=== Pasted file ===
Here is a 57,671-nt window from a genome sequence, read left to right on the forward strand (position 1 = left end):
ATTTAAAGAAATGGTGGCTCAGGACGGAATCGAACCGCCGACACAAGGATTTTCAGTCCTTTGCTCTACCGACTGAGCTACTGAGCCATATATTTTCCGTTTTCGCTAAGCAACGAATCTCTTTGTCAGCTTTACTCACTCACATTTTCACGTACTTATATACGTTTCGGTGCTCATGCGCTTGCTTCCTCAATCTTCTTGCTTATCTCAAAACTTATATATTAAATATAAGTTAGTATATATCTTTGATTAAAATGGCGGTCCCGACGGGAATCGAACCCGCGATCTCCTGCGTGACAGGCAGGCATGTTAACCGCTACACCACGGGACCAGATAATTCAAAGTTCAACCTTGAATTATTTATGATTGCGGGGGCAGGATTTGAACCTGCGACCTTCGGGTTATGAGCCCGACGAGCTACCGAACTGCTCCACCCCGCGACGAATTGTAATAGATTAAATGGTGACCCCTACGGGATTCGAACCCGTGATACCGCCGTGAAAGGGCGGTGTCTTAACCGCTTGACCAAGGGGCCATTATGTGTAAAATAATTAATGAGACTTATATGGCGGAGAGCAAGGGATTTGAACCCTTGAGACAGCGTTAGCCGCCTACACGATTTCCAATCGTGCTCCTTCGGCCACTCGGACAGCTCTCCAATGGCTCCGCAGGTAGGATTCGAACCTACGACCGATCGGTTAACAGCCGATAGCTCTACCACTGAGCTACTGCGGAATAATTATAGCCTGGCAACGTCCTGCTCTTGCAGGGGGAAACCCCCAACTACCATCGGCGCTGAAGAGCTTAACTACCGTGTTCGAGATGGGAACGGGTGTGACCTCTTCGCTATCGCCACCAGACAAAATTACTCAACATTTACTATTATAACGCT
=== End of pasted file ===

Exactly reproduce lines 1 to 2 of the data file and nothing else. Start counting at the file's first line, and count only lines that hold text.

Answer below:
Here is a 57,671-nt window from a genome sequence, read left to right on the forward strand (position 1 = left end):
ATTTAAAGAAATGGTGGCTCAGGACGGAATCGAACCGCCGACACAAGGATTTTCAGTCCTTTGCTCTACCGACTGAGCTACTGAGCCATATATTTTCCGTTTTCGCTAAGCAACGAATCTCTTTGTCAGCTTTACTCACTCACATTTTCACGTACTTATATACGTTTCGGTGCTCATGCGCTTGCTTCCTCAATCTTCTTGCTTATCTCAAAACTTATATATTAAATATAAGTTAGTATATATCTTTGATTAAAATGGCGGTCCCGACGGGAATCGAACCCGCGATCTCCTGCGTGACAGGCAGGCATGTTAACCGCTACACCACGGGACCAGATAATTCAAAGTTCAACCTTGAATTATTTATGATTGCGGGGGCAGGATTTGAACCTGCGACCTTCGGGTTATGAGCCCGACGAGCTACCGAACTGCTCCACCCCGCGACGAATTGTAATAGATTAAATGGTGACCCCTACGGGATTCGAACCCGTGATACCGCCGTGAAAGGGCGGTGTCTTAACCGCTTGACCAAGGGGCCATTATGTGTAAAATAATTAATGAGACTTATATGGCGGAGAGCAAGGGATTTGAACCCTTGAGACAGCGTTAGCCGCCTACACGATTTCCAATCGTGCTCCTTCGGCCACTCGGACAGCTCTCCAATGGCTCCGCAGGTAGGATTCGAACCTACGACCGATCGGTTAACAGCCGATAGCTCTACCACTGAGCTACTGCGGAATAATTATAGCCTGGCAACGTCCTGCTCTTGCAGGGGGAAACCCCCAACTACCATCGGCGCTGAAGAGCTTAACTACCGTGTTCGAGATGGGAACGGGTGTGACCTCTTCGCTATCGCCACCAGACAAAATTACTCAACATTTACTATTATAACGCT